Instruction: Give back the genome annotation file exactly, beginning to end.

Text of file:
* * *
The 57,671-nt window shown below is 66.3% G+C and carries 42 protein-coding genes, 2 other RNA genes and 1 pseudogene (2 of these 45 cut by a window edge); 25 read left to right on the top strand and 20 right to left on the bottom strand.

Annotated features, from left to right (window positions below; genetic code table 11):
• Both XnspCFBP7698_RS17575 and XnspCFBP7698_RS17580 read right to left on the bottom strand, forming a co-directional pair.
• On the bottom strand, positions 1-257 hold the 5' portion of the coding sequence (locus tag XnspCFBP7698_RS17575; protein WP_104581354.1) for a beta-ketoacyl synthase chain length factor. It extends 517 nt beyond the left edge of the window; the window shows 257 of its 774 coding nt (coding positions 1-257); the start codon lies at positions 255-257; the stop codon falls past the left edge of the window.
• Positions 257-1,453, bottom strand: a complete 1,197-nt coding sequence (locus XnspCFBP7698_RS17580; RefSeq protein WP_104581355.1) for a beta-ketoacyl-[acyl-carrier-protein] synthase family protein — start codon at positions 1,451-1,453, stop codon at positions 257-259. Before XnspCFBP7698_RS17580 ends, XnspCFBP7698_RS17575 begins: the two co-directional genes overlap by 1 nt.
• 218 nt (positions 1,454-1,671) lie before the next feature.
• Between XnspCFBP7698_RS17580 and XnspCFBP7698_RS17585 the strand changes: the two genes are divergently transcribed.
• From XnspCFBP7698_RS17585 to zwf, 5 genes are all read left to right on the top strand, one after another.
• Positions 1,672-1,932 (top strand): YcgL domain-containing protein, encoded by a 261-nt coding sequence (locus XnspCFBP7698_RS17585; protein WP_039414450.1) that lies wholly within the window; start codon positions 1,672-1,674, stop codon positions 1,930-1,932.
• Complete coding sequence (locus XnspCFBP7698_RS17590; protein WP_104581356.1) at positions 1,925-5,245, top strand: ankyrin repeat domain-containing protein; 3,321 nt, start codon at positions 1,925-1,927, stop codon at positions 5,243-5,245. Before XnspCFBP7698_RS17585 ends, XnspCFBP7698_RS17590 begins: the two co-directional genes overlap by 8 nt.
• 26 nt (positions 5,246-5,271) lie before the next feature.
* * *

The 57,671-nt window shown below is 66.3% G+C and carries 42 protein-coding genes, 2 other RNA genes and 1 pseudogene (2 of these 45 cut by a window edge); 25 read left to right on the top strand and 20 right to left on the bottom strand.

Annotated features, from left to right (window positions below; genetic code table 11):
• Both XnspCFBP7698_RS17575 and XnspCFBP7698_RS17580 read right to left on the bottom strand, forming a co-directional pair.
• On the bottom strand, positions 1-257 hold the 5' portion of the coding sequence (locus tag XnspCFBP7698_RS17575; protein WP_104581354.1) for a beta-ketoacyl synthase chain length factor. It extends 517 nt beyond the left edge of the window; the window shows 257 of its 774 coding nt (coding positions 1-257); the start codon lies at positions 255-257; the stop codon falls past the left edge of the window.
• Positions 257-1,453, bottom strand: a complete 1,197-nt coding sequence (locus XnspCFBP7698_RS17580; RefSeq protein WP_104581355.1) for a beta-ketoacyl-[acyl-carrier-protein] synthase family protein — start codon at positions 1,451-1,453, stop codon at positions 257-259. Before XnspCFBP7698_RS17580 ends, XnspCFBP7698_RS17575 begins: the two co-directional genes overlap by 1 nt.
• 218 nt (positions 1,454-1,671) lie before the next feature.
• Between XnspCFBP7698_RS17580 and XnspCFBP7698_RS17585 the strand changes: the two genes are divergently transcribed.
• From XnspCFBP7698_RS17585 to zwf, 5 genes are all read left to right on the top strand, one after another.
• Positions 1,672-1,932 (top strand): YcgL domain-containing protein, encoded by a 261-nt coding sequence (locus XnspCFBP7698_RS17585; protein WP_039414450.1) that lies wholly within the window; start codon positions 1,672-1,674, stop codon positions 1,930-1,932.
• Complete coding sequence (locus XnspCFBP7698_RS17590; protein WP_104581356.1) at positions 1,925-5,245, top strand: ankyrin repeat domain-containing protein; 3,321 nt, start codon at positions 1,925-1,927, stop codon at positions 5,243-5,245. Before XnspCFBP7698_RS17585 ends, XnspCFBP7698_RS17590 begins: the two co-directional genes overlap by 8 nt.
• 26 nt (positions 5,246-5,271) lie before the next feature.